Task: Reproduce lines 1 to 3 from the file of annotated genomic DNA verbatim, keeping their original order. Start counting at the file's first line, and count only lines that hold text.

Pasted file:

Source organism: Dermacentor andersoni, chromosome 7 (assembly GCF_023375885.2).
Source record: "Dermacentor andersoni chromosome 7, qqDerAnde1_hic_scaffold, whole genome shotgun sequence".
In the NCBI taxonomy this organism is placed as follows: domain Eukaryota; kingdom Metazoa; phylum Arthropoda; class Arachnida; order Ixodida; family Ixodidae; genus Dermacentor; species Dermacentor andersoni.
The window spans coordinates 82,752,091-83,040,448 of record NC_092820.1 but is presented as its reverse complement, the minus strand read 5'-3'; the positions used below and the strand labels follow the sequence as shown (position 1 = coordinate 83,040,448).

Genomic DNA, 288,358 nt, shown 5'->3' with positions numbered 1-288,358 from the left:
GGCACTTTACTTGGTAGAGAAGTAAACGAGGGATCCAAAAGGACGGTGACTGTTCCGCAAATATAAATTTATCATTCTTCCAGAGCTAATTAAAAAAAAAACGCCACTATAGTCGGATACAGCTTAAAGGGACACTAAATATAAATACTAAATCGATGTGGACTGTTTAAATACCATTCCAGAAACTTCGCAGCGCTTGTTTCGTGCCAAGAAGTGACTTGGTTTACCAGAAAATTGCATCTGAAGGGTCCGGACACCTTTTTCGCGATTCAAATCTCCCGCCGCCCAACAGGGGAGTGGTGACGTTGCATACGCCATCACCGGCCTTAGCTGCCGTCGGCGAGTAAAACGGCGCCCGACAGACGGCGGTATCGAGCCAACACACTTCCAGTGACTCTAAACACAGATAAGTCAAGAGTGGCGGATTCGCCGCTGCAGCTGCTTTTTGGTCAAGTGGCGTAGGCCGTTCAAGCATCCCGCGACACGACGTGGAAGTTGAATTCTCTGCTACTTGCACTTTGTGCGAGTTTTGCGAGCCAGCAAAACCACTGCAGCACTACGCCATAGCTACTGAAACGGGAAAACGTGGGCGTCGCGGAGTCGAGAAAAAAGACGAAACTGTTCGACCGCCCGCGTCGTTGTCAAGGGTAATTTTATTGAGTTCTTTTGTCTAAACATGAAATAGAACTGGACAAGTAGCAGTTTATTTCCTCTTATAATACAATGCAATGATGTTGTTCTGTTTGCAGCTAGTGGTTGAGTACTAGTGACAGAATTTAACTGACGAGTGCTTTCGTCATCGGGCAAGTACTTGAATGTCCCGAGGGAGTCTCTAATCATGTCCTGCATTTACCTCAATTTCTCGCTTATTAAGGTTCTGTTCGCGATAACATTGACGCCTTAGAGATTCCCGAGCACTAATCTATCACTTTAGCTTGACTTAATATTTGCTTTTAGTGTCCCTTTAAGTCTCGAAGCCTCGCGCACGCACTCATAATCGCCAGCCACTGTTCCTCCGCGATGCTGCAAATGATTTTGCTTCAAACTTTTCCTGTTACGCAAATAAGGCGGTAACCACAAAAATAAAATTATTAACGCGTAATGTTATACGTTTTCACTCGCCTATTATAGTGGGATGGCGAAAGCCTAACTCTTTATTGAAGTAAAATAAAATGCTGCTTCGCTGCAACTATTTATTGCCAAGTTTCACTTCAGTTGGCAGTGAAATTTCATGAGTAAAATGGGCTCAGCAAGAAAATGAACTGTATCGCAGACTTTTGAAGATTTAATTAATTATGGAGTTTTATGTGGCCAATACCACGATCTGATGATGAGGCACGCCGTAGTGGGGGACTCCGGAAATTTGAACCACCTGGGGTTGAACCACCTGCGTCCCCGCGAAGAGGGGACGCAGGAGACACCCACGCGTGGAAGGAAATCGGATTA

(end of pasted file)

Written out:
Source organism: Dermacentor andersoni, chromosome 7 (assembly GCF_023375885.2).
Source record: "Dermacentor andersoni chromosome 7, qqDerAnde1_hic_scaffold, whole genome shotgun sequence".
In the NCBI taxonomy this organism is placed as follows: domain Eukaryota; kingdom Metazoa; phylum Arthropoda; class Arachnida; order Ixodida; family Ixodidae; genus Dermacentor; species Dermacentor andersoni.